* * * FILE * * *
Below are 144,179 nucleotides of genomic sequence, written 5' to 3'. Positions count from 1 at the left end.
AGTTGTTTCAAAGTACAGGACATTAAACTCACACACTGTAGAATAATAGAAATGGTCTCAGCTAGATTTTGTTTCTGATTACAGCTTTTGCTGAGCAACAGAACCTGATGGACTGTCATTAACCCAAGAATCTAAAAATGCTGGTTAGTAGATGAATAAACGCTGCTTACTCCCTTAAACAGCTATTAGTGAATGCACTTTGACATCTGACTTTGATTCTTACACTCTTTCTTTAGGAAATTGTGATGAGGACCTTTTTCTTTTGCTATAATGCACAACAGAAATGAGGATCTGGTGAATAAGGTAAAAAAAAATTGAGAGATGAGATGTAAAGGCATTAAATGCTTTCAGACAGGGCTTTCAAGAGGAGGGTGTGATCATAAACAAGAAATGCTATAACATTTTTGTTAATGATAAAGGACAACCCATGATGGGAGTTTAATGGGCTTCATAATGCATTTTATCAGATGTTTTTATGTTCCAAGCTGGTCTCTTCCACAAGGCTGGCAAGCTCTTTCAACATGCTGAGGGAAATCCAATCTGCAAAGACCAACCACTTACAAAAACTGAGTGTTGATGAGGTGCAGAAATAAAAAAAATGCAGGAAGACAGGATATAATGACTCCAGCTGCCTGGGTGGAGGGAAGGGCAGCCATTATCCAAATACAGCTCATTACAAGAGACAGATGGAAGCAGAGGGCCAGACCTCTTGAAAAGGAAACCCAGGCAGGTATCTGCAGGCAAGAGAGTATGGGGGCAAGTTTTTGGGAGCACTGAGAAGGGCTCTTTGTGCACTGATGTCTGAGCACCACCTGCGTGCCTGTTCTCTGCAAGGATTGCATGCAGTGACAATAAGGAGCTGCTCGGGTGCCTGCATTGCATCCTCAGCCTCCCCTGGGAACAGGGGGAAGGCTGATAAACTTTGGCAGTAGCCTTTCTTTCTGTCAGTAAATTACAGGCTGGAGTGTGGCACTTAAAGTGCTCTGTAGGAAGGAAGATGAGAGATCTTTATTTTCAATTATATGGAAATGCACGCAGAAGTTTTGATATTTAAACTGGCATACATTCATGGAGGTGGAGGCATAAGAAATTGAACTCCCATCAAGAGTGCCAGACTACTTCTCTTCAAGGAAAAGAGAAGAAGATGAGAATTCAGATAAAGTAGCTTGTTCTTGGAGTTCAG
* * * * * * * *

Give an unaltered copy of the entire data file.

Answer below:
Below are 144,179 nucleotides of genomic sequence, written 5' to 3'. Positions count from 1 at the left end.
AGTTGTTTCAAAGTACAGGACATTAAACTCACACACTGTAGAATAATAGAAATGGTCTCAGCTAGATTTTGTTTCTGATTACAGCTTTTGCTGAGCAACAGAACCTGATGGACTGTCATTAACCCAAGAATCTAAAAATGCTGGTTAGTAGATGAATAAACGCTGCTTACTCCCTTAAACAGCTATTAGTGAATGCACTTTGACATCTGACTTTGATTCTTACACTCTTTCTTTAGGAAATTGTGATGAGGACCTTTTTCTTTTGCTATAATGCACAACAGAAATGAGGATCTGGTGAATAAGGTAAAAAAAAATTGAGAGATGAGATGTAAAGGCATTAAATGCTTTCAGACAGGGCTTTCAAGAGGAGGGTGTGATCATAAACAAGAAATGCTATAACATTTTTGTTAATGATAAAGGACAACCCATGATGGGAGTTTAATGGGCTTCATAATGCATTTTATCAGATGTTTTTATGTTCCAAGCTGGTCTCTTCCACAAGGCTGGCAAGCTCTTTCAACATGCTGAGGGAAATCCAATCTGCAAAGACCAACCACTTACAAAAACTGAGTGTTGATGAGGTGCAGAAATAAAAAAAATGCAGGAAGACAGGATATAATGACTCCAGCTGCCTGGGTGGAGGGAAGGGCAGCCATTATCCAAATACAGCTCATTACAAGAGACAGATGGAAGCAGAGGGCCAGACCTCTTGAAAAGGAAACCCAGGCAGGTATCTGCAGGCAAGAGAGTATGGGGGCAAGTTTTTGGGAGCACTGAGAAGGGCTCTTTGTGCACTGATGTCTGAGCACCACCTGCGTGCCTGTTCTCTGCAAGGATTGCATGCAGTGACAATAAGGAGCTGCTCGGGTGCCTGCATTGCATCCTCAGCCTCCCCTGGGAACAGGGGGAAGGCTGATAAACTTTGGCAGTAGCCTTTCTTTCTGTCAGTAAATTACAGGCTGGAGTGTGGCACTTAAAGTGCTCTGTAGGAAGGAAGATGAGAGATCTTTATTTTCAATTATATGGAAATGCACGCAGAAGTTTTGATATTTAAACTGGCATACATTCATGGAGGTGGAGGCATAAGAAATTGAACTCCCATCAAGAGTGCCAGACTACTTCTCTTCAAGGAAAAGAGAAGAAGATGAGAATTCAGATAAAGTAGCTTGTTCTTGGAGTTCAG